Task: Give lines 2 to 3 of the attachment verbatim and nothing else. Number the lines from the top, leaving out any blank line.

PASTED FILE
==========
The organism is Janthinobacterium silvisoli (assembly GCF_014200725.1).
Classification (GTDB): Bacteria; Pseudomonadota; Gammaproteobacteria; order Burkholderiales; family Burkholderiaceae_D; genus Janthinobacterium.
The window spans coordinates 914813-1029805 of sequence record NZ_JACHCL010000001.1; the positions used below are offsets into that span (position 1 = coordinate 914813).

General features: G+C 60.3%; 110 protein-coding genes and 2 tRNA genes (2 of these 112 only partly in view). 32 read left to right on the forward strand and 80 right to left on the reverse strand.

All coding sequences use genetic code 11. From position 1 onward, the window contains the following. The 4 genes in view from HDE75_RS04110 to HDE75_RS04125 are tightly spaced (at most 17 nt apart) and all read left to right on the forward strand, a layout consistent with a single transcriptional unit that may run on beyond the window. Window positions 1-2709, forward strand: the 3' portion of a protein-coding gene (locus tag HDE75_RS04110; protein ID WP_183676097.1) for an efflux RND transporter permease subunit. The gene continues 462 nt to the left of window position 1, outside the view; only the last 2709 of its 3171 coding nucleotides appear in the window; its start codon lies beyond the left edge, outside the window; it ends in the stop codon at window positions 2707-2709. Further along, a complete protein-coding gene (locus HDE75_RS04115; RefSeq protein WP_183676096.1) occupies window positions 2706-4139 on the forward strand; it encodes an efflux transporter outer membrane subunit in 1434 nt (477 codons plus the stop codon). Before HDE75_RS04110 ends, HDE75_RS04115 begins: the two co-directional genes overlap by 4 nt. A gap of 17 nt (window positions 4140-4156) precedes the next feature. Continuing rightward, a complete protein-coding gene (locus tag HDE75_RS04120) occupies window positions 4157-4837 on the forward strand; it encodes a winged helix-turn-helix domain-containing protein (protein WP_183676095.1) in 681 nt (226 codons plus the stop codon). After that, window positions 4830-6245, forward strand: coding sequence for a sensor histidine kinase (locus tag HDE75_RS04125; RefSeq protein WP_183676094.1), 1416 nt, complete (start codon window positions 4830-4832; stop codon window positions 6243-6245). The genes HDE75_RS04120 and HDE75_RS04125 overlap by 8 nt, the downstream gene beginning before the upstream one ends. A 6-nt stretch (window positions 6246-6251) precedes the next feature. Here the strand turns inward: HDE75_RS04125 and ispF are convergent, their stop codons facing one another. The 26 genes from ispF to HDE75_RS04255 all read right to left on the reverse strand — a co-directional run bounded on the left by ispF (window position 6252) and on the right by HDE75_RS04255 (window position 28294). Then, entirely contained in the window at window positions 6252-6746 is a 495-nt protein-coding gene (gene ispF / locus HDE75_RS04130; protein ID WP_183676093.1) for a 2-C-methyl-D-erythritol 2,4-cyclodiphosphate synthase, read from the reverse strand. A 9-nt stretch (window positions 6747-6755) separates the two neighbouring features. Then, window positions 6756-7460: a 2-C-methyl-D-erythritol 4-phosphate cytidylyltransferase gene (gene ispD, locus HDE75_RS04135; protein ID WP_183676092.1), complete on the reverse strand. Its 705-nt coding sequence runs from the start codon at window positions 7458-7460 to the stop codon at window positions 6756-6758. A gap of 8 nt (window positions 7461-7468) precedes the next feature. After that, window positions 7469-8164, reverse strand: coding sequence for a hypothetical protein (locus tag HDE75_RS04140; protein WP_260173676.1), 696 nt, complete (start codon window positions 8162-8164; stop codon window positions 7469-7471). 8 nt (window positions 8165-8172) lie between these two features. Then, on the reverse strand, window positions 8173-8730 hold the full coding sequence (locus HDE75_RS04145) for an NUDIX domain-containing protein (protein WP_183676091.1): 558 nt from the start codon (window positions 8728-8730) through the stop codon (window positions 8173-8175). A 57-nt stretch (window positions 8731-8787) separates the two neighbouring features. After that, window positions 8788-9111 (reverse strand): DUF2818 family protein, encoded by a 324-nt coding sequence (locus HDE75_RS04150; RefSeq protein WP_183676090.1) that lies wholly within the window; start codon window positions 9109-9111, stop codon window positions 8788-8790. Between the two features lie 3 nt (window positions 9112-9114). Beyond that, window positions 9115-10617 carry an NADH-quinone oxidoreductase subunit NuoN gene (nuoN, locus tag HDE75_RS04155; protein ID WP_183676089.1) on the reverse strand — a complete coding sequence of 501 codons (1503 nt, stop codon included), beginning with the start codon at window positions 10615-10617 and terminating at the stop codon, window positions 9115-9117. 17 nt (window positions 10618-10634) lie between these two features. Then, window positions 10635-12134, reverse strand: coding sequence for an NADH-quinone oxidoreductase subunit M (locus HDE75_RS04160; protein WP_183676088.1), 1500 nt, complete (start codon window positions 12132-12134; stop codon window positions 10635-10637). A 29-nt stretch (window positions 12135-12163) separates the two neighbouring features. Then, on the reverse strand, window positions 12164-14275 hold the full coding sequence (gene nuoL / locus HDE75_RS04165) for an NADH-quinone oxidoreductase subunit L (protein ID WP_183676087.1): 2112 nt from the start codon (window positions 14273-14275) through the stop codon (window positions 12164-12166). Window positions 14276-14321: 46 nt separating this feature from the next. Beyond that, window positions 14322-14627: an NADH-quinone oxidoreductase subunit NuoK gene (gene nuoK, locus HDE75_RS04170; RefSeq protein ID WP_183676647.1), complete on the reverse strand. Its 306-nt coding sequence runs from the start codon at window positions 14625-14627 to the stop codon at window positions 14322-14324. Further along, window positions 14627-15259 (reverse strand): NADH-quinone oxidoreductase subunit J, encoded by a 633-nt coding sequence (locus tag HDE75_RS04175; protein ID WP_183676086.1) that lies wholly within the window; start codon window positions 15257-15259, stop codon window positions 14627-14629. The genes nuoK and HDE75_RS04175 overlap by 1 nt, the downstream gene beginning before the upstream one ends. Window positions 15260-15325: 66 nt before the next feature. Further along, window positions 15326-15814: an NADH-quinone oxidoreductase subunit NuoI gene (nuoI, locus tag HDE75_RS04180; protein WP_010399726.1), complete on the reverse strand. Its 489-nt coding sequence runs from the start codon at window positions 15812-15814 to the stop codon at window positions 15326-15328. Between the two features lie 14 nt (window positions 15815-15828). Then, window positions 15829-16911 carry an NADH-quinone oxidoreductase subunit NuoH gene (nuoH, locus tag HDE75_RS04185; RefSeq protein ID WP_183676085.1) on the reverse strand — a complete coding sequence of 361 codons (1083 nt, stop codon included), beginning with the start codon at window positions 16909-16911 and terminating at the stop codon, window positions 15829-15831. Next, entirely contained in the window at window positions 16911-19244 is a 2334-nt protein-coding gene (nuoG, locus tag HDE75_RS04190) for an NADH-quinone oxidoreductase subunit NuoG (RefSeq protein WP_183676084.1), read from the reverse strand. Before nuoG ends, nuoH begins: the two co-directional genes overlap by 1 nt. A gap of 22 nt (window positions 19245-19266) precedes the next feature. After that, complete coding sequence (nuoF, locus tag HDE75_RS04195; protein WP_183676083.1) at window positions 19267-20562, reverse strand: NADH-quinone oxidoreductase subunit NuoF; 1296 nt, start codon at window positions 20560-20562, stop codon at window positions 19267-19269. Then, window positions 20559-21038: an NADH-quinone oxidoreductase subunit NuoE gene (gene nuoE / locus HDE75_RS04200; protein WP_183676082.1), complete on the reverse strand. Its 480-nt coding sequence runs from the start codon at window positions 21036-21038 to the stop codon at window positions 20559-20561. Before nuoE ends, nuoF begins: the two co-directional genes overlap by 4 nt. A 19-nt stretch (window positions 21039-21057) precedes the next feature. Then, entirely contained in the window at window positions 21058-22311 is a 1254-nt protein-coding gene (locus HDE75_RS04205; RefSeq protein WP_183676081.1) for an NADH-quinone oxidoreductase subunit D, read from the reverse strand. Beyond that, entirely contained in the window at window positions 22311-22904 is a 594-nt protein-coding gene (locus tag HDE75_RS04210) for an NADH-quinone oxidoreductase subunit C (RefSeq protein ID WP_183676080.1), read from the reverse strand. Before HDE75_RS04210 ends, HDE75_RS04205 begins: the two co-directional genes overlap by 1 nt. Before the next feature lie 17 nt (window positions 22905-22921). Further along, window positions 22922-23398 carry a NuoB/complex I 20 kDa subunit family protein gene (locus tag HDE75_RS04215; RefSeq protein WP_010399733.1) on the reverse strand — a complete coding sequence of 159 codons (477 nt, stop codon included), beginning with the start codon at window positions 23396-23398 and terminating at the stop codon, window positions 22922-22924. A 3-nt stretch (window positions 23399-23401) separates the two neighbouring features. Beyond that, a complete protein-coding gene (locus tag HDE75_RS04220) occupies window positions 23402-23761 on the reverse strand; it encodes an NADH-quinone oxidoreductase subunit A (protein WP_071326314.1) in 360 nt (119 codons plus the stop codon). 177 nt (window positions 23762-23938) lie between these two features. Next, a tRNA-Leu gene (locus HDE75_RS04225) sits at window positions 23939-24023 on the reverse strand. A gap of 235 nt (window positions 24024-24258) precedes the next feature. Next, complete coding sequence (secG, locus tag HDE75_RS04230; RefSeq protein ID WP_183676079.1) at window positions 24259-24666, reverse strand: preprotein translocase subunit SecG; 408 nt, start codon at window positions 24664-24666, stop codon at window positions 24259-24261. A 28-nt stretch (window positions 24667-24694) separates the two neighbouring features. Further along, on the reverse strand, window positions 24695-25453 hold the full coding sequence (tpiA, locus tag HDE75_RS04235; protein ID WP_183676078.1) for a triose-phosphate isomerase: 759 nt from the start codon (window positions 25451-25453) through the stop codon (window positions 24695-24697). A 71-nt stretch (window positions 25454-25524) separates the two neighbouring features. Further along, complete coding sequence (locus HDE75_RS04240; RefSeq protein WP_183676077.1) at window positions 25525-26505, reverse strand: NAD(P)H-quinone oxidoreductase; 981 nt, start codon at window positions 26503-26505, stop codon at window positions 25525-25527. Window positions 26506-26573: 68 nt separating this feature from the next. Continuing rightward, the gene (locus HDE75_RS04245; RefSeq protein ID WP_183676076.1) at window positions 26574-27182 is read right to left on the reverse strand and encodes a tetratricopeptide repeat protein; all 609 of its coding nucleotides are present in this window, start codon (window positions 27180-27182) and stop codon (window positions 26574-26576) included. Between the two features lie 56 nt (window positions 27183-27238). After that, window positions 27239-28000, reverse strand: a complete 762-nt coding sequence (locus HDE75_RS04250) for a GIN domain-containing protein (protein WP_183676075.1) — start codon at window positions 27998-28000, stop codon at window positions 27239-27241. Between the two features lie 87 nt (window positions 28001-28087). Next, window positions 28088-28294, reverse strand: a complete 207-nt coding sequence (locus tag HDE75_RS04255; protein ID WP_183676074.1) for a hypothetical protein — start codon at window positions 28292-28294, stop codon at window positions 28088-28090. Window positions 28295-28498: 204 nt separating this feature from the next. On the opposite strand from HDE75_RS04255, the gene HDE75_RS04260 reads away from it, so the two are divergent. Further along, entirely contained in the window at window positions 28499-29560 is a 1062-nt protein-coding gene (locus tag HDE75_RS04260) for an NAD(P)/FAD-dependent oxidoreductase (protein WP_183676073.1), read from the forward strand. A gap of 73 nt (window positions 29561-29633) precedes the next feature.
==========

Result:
Classification (GTDB): Bacteria; Pseudomonadota; Gammaproteobacteria; order Burkholderiales; family Burkholderiaceae_D; genus Janthinobacterium.
The window spans coordinates 914813-1029805 of sequence record NZ_JACHCL010000001.1; the positions used below are offsets into that span (position 1 = coordinate 914813).